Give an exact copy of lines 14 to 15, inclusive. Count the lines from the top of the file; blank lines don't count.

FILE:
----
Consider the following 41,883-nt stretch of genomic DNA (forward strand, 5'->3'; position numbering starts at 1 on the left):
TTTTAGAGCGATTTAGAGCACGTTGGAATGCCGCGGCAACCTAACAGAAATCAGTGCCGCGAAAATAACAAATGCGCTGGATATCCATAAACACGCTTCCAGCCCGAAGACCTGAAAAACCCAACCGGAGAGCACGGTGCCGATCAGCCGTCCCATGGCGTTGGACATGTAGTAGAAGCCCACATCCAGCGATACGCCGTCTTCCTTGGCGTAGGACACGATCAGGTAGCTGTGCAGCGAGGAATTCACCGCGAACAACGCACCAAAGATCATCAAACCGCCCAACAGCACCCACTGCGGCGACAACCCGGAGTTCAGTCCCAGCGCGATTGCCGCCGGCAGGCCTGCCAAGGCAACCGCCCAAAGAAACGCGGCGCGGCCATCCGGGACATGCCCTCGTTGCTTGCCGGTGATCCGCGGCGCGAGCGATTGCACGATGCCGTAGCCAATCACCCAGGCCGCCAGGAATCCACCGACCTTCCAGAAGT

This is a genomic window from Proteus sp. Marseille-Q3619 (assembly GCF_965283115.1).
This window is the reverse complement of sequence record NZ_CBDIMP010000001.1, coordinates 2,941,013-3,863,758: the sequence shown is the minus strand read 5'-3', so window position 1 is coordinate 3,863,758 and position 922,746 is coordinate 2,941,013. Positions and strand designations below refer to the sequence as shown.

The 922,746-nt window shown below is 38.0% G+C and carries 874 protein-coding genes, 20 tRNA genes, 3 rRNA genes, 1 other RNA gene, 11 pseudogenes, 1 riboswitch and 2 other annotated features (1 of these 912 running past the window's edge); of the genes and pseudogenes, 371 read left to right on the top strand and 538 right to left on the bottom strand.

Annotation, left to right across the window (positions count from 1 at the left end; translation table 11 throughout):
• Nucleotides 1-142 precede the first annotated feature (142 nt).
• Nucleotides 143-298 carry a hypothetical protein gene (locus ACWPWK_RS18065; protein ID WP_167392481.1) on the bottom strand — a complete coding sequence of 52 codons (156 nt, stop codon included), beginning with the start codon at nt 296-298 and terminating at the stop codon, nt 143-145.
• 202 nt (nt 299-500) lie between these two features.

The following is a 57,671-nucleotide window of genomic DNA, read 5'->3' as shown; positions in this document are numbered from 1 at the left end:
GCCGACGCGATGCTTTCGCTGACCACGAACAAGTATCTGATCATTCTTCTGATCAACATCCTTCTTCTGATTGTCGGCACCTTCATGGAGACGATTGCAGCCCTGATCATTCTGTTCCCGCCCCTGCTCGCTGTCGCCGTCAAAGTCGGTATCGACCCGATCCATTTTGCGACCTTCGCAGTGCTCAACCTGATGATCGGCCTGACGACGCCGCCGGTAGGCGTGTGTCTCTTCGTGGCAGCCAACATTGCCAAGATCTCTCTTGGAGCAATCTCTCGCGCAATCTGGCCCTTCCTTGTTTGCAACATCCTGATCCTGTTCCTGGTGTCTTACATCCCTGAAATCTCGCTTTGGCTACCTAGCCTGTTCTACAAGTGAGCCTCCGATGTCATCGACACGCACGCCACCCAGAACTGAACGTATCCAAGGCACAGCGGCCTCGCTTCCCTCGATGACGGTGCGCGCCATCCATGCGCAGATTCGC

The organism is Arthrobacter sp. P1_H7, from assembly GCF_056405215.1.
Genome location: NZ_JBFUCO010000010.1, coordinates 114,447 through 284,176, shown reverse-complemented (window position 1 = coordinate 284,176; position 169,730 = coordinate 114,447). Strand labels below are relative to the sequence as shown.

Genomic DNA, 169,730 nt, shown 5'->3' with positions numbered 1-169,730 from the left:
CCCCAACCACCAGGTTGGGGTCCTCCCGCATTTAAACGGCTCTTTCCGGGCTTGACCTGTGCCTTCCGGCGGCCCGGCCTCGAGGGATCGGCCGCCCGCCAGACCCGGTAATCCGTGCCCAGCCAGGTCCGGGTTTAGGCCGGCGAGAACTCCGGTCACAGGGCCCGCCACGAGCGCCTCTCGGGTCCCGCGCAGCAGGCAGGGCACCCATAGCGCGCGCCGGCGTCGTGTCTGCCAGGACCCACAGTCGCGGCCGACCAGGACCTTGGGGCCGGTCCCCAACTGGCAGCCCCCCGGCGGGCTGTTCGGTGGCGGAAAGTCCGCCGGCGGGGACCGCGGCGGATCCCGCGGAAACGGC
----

Genomic DNA, 169,730 nt, shown 5'->3' with positions numbered 1-169,730 from the left:
CCCCAACCACCAGGTTGGGGTCCTCCCGCATTTAAACGGCTCTTTCCGGGCTTGACCTGTGCCTTCCGGCGGCCCGGCCTCGAGGGATCGGCCGCCCGCCAGACCCGGTAATCCGTGCCCAGCCAGGTCCGGGTTTAGGCCGGCGAGAACTCCGGTCACAGGGCCCGCCACGAGCGCCTCTCGGGTCCCGCGCAGCAGGCAGGGCACCCATAGCGCGCGCCGGCGTCGTGTCTGCCAGGACCCACAGTCGCGGCCGACCAGGACCTTGGGGCCGGTCCCCAACTGGCAGCCCCCCGGCGGGCTGTTCGGTGGCGGAAAGTCCGCCGGCGGGGACCGCGGCGGATCCCGCGGAAACGGC